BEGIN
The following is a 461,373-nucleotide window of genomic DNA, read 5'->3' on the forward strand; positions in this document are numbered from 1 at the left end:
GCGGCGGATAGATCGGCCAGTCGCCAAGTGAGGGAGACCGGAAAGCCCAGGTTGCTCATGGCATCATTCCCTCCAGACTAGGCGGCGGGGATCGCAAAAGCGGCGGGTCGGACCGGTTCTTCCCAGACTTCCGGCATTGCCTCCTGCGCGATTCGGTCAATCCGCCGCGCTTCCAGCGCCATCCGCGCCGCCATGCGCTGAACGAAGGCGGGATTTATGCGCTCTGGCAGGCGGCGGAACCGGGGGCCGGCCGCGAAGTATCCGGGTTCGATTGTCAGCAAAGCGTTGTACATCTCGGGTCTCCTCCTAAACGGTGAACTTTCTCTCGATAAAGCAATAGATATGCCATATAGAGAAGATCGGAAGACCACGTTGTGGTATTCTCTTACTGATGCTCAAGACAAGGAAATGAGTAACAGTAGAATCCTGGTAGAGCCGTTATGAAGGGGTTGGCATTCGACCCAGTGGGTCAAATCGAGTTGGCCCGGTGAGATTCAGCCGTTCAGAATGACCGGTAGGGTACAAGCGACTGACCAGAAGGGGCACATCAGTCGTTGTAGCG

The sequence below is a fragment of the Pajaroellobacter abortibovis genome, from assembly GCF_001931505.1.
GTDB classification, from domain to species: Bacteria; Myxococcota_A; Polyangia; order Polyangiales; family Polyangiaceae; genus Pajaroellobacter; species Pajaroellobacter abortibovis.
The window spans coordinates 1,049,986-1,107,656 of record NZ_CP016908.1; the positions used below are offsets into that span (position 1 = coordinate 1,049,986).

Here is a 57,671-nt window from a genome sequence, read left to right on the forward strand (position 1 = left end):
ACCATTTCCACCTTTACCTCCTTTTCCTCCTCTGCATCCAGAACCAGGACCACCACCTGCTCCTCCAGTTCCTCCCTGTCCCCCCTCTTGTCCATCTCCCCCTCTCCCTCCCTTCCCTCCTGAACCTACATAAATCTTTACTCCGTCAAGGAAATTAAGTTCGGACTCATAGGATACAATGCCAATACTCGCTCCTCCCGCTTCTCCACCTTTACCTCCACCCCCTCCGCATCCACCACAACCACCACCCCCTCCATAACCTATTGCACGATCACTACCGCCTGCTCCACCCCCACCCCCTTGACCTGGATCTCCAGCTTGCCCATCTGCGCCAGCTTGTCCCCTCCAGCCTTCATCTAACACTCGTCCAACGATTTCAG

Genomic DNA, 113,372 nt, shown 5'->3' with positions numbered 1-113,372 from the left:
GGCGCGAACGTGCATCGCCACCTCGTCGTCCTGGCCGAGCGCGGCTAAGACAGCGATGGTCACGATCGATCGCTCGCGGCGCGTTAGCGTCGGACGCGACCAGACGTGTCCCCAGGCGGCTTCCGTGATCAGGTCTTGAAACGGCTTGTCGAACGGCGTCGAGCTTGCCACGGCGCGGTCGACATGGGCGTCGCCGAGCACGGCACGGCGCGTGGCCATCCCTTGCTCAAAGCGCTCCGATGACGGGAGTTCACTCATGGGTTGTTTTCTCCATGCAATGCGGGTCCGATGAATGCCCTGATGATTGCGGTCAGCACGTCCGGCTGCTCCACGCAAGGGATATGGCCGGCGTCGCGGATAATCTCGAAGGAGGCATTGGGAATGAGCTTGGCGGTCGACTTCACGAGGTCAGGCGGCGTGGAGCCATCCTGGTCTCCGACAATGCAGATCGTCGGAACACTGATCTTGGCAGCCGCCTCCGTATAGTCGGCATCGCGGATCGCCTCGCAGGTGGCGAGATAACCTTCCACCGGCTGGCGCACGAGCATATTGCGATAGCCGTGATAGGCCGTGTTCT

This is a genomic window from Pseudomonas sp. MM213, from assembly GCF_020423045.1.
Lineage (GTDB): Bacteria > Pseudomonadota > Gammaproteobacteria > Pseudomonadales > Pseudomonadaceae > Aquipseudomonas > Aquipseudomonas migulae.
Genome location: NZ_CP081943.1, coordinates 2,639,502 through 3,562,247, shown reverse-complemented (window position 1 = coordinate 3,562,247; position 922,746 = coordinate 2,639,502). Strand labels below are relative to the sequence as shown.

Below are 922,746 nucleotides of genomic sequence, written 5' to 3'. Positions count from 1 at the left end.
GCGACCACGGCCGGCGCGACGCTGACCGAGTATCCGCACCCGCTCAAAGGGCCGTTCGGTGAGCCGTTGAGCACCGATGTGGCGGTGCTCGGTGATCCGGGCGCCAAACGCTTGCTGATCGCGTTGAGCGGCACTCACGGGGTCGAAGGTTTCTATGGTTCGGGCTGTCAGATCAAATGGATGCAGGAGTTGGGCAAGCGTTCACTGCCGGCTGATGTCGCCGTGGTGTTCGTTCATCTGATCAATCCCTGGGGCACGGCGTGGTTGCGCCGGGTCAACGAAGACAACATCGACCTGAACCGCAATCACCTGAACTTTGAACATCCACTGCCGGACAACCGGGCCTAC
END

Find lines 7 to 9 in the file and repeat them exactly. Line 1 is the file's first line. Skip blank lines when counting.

ACCATTTCCACCTTTACCTCCTTTTCCTCCTCTGCATCCAGAACCAGGACCACCACCTGCTCCTCCAGTTCCTCCCTGTCCCCCCTCTTGTCCATCTCCCCCTCTCCCTCCCTTCCCTCCTGAACCTACATAAATCTTTACTCCGTCAAGGAAATTAAGTTCGGACTCATAGGATACAATGCCAATACTCGCTCCTCCCGCTTCTCCACCTTTACCTCCACCCCCTCCGCATCCACCACAACCACCACCCCCTCCATAACCTATTGCACGATCACTACCGCCTGCTCCACCCCCACCCCCTTGACCTGGATCTCCAGCTTGCCCATCTGCGCCAGCTTGTCCCCTCCAGCCTTCATCTAACACTCGTCCAACGATTTCAG

Genomic DNA, 113,372 nt, shown 5'->3' with positions numbered 1-113,372 from the left:
GGCGCGAACGTGCATCGCCACCTCGTCGTCCTGGCCGAGCGCGGCTAAGACAGCGATGGTCACGATCGATCGCTCGCGGCGCGTTAGCGTCGGACGCGACCAGACGTGTCCCCAGGCGGCTTCCGTGATCAGGTCTTGAAACGGCTTGTCGAACGGCGTCGAGCTTGCCACGGCGCGGTCGACATGGGCGTCGCCGAGCACGGCACGGCGCGTGGCCATCCCTTGCTCAAAGCGCTCCGATGACGGGAGTTCACTCATGGGTTGTTTTCTCCATGCAATGCGGGTCCGATGAATGCCCTGATGATTGCGGTCAGCACGTCCGGCTGCTCCACGCAAGGGATATGGCCGGCGTCGCGGATAATCTCGAAGGAGGCATTGGGAATGAGCTTGGCGGTCGACTTCACGAGGTCAGGCGGCGTGGAGCCATCCTGGTCTCCGACAATGCAGATCGTCGGAACACTGATCTTGGCAGCCGCCTCCGTATAGTCGGCATCGCGGATCGCCTCGCAGGTGGCGAGATAACCTTCCACCGGCTGGCGCACGAGCATATTGCGATAGCCGTGATAGGCCGTGTTCT